Documenting Difference

Text Catalogue x University of Malta Workshop /

The present predicament of a noticeable many to afford smaller and smaller dwellings is perhaps best symbolised in the ubiquitous form of the neo-apartment block: a repeatable recipe of corridor-type units deployed to quickly (and cheaply) satisfy the insatiable market-appetite of a growing population (Covid-19 causing only a temporary dip in the upward trend). For a landscape composed of 90’s developments, 60’s modernism, Colonial-era and older strata, this infectious and indiscriminate mushrooming of the neo-apartment block in every town imposes a veneer of sameness: Manikata, Msida and Marsaxlokk becoming less distinguishable with every passing year.

The aesthetic of sameness is easily recognisable, attributed to the nondescript quality this typology has become synonymous for. The choreography of sameness is however less perceptible, and yet it is more influential in authoring the lives of habitants. Occurring within the main elements of the typology – the closed, common corridor, the mid-plot lift and stair core and template corridor-type units – the unrestrained reproduction of this choreography convinces subjects not just to accept sameness but to pursue it at a relational (and not just aesthetic) level. This workshop therefore turns towards difference within the built fabric, where new unexpected choreographies may unfold and inspire productive ways of dwelling.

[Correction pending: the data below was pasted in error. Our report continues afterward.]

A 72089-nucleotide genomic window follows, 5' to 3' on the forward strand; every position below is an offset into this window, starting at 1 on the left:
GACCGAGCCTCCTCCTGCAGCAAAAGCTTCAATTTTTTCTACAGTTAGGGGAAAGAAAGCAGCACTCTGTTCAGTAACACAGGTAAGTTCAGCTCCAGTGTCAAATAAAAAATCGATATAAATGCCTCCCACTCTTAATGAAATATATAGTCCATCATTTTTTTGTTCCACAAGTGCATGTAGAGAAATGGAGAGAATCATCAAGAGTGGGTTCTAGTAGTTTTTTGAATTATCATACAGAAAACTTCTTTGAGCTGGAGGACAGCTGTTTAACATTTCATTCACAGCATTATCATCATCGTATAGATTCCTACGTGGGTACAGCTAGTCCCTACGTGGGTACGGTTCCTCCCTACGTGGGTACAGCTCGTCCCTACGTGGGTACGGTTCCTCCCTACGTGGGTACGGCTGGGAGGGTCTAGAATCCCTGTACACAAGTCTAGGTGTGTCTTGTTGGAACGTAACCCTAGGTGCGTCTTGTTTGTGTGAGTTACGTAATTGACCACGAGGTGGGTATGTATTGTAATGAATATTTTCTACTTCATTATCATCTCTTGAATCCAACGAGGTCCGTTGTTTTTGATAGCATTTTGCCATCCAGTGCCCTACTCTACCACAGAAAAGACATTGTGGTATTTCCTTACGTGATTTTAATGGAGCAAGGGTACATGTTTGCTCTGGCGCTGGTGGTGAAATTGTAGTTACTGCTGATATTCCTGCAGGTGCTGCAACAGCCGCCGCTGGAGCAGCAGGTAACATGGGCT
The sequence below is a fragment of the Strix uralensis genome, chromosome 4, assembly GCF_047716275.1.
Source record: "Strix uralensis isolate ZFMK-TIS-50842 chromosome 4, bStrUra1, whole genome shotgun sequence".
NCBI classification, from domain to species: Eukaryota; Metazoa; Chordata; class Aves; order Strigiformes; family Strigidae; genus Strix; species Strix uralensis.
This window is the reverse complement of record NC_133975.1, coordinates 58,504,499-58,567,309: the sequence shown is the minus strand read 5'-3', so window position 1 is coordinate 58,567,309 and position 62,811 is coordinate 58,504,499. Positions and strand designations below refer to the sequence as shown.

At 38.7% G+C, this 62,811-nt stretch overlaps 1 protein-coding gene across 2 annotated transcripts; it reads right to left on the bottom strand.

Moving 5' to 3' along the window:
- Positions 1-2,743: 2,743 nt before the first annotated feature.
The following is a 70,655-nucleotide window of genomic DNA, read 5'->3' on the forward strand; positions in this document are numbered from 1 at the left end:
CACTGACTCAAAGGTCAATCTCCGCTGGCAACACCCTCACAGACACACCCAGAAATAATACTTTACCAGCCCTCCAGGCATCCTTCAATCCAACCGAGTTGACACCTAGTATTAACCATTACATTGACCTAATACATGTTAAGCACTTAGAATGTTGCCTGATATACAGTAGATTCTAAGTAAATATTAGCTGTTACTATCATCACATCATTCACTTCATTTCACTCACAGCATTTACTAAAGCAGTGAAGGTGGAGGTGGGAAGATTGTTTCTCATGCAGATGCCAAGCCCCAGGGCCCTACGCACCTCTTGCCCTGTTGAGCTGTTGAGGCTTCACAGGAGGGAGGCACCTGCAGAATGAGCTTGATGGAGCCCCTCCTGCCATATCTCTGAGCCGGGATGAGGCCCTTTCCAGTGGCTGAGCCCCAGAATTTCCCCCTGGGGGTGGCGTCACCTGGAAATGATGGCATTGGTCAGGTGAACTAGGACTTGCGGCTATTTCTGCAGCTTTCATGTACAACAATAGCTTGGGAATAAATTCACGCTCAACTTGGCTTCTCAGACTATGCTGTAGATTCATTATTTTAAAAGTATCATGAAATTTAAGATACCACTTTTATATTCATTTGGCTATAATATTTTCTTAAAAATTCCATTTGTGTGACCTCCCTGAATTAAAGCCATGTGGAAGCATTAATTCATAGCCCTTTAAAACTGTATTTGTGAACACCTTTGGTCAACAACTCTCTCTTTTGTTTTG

Documenting Difference finds its basis in a collaborative 2020/21 workshop which supports an investigation into the current state of dense dwelling typologies in Malta. The workshop seeks to aid in the development of design project proposals by applying theoretical and critical processes to the observation and imagined transformation of the local built landscape. Here we feature the research and documentation results of the workshop produced by BSc 2nd Year students from University of Malta’s Faculty for the Built Environment. This publication was curated and edited in collaboration with John Bajada, and the workshop was supported by Prof. Alex Torpiano, Dean of the Faculty for the Built Environment and Dr. Irina Miodragovic Vella, Head of Department of Architecture and Urban Design, together with architects and visiting lecturers Alex Spiteri and Peter Brincat.